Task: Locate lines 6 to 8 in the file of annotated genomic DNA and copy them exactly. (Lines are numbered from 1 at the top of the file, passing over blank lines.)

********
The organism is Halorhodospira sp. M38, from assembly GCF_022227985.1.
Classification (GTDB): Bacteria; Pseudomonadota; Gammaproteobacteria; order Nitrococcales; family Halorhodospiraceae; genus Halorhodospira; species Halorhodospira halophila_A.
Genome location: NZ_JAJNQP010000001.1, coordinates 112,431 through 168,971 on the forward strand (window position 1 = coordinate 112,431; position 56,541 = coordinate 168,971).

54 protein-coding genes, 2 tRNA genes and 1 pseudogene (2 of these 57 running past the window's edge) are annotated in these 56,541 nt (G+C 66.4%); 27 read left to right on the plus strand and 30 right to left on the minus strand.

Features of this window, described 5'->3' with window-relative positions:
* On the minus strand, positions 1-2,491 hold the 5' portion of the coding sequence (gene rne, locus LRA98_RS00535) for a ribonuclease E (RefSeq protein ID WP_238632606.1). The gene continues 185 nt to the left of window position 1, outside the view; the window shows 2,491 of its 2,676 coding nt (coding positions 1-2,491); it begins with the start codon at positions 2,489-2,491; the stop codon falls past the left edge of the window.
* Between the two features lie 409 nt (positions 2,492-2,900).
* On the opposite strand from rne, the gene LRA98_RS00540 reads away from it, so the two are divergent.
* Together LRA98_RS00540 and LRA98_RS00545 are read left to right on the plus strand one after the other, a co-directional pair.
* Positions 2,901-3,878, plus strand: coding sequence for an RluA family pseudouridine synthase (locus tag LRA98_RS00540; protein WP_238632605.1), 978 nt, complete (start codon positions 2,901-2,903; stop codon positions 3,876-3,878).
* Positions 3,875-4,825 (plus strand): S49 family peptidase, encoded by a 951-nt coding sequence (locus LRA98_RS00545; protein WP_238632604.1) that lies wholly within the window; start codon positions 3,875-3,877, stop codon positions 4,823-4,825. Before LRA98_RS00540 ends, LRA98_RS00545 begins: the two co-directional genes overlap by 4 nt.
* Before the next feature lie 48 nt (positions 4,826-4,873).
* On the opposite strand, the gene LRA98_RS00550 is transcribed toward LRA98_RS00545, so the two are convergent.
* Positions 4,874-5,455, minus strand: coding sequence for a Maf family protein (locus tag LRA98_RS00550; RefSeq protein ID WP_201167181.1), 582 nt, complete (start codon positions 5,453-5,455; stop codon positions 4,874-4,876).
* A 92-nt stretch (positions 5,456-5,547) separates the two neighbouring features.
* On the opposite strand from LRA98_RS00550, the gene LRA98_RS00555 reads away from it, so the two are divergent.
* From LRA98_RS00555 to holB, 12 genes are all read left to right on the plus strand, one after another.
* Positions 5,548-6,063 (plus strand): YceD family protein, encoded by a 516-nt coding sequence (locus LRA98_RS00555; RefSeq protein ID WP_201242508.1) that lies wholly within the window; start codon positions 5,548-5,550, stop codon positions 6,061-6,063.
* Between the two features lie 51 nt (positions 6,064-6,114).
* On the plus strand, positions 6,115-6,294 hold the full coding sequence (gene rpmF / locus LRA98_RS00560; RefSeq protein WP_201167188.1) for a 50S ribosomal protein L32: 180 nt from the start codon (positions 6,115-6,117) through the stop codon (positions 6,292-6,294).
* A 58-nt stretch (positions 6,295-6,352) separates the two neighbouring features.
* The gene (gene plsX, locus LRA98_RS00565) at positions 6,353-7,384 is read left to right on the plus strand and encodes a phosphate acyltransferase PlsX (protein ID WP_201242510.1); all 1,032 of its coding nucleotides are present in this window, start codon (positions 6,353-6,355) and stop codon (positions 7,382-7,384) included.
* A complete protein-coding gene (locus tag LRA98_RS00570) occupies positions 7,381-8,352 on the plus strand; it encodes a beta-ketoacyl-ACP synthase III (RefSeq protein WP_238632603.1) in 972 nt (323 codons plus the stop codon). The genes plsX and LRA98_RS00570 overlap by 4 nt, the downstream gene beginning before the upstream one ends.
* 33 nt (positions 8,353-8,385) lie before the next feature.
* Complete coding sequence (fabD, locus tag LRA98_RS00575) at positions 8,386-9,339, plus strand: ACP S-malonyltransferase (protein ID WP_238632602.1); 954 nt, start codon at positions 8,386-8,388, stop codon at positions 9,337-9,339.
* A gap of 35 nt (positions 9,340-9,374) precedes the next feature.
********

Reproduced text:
* On the minus strand, positions 1-2,491 hold the 5' portion of the coding sequence (gene rne, locus LRA98_RS00535) for a ribonuclease E (RefSeq protein ID WP_238632606.1). The gene continues 185 nt to the left of window position 1, outside the view; the window shows 2,491 of its 2,676 coding nt (coding positions 1-2,491); it begins with the start codon at positions 2,489-2,491; the stop codon falls past the left edge of the window.
* Between the two features lie 409 nt (positions 2,492-2,900).
* On the opposite strand from rne, the gene LRA98_RS00540 reads away from it, so the two are divergent.